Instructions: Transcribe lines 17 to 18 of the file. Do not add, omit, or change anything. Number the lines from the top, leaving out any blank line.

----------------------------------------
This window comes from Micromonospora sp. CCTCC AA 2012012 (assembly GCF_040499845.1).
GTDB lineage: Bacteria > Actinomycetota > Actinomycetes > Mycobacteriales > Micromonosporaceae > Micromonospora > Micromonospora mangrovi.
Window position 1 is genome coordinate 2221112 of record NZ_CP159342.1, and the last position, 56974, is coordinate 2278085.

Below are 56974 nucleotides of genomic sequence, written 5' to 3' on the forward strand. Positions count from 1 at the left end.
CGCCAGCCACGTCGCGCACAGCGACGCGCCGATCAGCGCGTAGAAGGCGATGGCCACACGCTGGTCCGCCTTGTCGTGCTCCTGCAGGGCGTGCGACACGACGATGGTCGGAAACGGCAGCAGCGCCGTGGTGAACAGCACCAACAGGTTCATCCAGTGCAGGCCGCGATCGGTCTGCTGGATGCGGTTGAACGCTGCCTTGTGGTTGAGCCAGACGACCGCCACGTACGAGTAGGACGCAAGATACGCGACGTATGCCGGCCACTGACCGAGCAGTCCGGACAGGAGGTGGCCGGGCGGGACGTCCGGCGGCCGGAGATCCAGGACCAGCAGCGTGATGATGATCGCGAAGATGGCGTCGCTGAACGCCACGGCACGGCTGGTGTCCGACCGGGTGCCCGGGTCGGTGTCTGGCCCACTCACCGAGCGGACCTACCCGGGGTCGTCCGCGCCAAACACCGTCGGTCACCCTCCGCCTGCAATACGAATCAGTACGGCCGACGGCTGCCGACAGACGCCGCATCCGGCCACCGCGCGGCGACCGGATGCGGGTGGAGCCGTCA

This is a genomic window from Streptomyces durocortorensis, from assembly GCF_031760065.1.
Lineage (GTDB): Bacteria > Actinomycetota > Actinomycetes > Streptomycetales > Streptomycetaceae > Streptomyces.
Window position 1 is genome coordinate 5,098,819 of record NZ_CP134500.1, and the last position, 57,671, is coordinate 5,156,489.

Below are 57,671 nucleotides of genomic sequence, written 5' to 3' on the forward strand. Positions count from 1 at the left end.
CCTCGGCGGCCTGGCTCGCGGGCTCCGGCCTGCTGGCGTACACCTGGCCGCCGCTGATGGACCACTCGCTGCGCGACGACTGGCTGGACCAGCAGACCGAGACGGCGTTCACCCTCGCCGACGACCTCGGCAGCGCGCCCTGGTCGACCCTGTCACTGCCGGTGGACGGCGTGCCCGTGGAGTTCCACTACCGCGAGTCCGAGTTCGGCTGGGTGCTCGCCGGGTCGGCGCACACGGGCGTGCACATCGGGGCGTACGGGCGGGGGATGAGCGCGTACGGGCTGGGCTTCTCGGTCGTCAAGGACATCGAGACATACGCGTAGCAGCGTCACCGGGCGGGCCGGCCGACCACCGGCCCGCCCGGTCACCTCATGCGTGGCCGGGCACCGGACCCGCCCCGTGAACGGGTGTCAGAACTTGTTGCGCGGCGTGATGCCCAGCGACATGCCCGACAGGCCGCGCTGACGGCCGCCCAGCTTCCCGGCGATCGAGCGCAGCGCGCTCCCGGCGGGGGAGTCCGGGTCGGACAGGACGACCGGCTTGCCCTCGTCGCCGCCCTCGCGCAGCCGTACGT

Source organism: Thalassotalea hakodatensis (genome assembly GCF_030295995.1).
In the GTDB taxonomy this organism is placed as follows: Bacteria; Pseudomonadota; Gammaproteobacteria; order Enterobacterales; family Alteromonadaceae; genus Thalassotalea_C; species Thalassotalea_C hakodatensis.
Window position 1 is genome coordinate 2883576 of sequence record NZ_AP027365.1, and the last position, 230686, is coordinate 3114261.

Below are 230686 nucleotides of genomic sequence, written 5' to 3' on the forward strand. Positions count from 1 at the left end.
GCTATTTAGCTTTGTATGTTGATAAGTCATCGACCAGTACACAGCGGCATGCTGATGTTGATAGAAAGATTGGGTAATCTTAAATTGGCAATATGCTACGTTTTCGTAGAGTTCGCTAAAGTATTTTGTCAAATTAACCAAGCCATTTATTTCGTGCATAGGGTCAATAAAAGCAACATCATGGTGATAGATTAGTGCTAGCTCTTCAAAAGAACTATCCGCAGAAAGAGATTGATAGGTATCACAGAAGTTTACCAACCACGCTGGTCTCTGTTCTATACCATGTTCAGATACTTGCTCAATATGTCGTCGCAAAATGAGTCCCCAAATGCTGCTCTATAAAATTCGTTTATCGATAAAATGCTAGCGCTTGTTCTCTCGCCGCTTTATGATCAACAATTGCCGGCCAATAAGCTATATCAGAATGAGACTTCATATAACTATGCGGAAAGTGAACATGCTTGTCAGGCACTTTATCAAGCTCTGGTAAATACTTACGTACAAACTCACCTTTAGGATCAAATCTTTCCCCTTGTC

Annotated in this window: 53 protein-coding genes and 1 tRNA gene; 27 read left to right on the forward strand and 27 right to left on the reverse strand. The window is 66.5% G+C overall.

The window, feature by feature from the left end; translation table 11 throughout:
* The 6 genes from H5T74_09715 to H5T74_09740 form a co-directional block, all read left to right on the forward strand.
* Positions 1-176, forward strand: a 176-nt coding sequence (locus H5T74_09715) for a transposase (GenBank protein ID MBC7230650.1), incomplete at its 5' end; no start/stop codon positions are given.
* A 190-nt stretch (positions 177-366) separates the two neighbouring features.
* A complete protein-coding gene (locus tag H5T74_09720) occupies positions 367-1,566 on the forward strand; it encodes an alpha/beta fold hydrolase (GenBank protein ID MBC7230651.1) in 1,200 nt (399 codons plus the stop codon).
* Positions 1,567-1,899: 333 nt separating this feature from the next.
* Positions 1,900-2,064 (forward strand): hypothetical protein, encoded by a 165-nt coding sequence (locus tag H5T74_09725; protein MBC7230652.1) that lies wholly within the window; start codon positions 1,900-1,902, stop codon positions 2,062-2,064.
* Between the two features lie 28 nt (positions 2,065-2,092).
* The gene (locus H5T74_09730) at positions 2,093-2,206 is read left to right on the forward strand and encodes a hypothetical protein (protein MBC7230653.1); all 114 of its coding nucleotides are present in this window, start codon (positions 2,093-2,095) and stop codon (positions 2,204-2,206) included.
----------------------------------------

The window, feature by feature from the left end; translation table 11 throughout:
* The 6 genes from H5T74_09715 to H5T74_09740 form a co-directional block, all read left to right on the forward strand.